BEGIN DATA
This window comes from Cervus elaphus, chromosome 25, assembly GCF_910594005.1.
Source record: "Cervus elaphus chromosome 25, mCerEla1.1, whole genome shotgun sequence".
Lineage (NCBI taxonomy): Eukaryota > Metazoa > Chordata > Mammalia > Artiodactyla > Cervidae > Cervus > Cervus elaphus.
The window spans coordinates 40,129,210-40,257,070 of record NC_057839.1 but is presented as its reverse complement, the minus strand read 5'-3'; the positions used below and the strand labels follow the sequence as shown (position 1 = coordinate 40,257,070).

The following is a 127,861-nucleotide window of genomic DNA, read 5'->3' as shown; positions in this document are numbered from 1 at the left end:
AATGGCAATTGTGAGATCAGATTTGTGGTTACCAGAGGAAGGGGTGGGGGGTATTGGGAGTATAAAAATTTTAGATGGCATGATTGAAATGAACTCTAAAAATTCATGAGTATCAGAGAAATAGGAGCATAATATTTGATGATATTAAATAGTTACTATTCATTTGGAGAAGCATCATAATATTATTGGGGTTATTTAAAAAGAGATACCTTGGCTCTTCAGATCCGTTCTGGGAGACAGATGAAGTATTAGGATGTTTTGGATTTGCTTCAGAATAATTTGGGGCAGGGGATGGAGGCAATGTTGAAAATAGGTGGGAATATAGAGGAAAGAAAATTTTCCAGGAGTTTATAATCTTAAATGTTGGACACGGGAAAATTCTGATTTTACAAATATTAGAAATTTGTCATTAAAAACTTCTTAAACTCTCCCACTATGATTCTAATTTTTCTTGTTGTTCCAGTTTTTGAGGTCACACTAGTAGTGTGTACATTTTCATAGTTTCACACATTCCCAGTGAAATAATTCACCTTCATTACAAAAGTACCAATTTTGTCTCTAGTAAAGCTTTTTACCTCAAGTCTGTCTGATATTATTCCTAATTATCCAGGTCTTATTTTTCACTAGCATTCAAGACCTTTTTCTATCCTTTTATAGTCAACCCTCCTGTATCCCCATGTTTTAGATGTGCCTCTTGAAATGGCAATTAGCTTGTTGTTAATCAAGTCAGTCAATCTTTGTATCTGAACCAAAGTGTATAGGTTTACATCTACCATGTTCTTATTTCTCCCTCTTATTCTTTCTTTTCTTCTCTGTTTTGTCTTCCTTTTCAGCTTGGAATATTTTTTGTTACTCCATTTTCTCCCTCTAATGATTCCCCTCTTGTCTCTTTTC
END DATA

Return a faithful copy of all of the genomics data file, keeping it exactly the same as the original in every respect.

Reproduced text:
This window comes from Cervus elaphus, chromosome 25, assembly GCF_910594005.1.
Source record: "Cervus elaphus chromosome 25, mCerEla1.1, whole genome shotgun sequence".
Lineage (NCBI taxonomy): Eukaryota > Metazoa > Chordata > Mammalia > Artiodactyla > Cervidae > Cervus > Cervus elaphus.
The window spans coordinates 40,129,210-40,257,070 of record NC_057839.1 but is presented as its reverse complement, the minus strand read 5'-3'; the positions used below and the strand labels follow the sequence as shown (position 1 = coordinate 40,257,070).

The following is a 127,861-nucleotide window of genomic DNA, read 5'->3' as shown; positions in this document are numbered from 1 at the left end:
AATGGCAATTGTGAGATCAGATTTGTGGTTACCAGAGGAAGGGGTGGGGGGTATTGGGAGTATAAAAATTTTAGATGGCATGATTGAAATGAACTCTAAAAATTCATGAGTATCAGAGAAATAGGAGCATAATATTTGATGATATTAAATAGTTACTATTCATTTGGAGAAGCATCATAATATTATTGGGGTTATTTAAAAAGAGATACCTTGGCTCTTCAGATCCGTTCTGGGAGACAGATGAAGTATTAGGATGTTTTGGATTTGCTTCAGAATAATTTGGGGCAGGGGATGGAGGCAATGTTGAAAATAGGTGGGAATATAGAGGAAAGAAAATTTTCCAGGAGTTTATAATCTTAAATGTTGGACACGGGAAAATTCTGATTTTACAAATATTAGAAATTTGTCATTAAAAACTTCTTAAACTCTCCCACTATGATTCTAATTTTTCTTGTTGTTCCAGTTTTTGAGGTCACACTAGTAGTGTGTACATTTTCATAGTTTCACACATTCCCAGTGAAATAATTCACCTTCATTACAAAAGTACCAATTTTGTCTCTAGTAAAGCTTTTTACCTCAAGTCTGTCTGATATTATTCCTAATTATCCAGGTCTTATTTTTCACTAGCATTCAAGACCTTTTTCTATCCTTTTATAGTCAACCCTCCTGTATCCCCATGTTTTAGATGTGCCTCTTGAAATGGCAATTAGCTTGTTGTTAATCAAGTCAGTCAATCTTTGTATCTGAACCAAAGTGTATAGGTTTACATCTACCATGTTCTTATTTCTCCCTCTTATTCTTTCTTTTCTTCTCTGTTTTGTCTTCCTTTTCAGCTTGGAATATTTTTTGTTACTCCATTTTCTCCCTCTAATGATTCCCCTCTTGTCTCTTTTC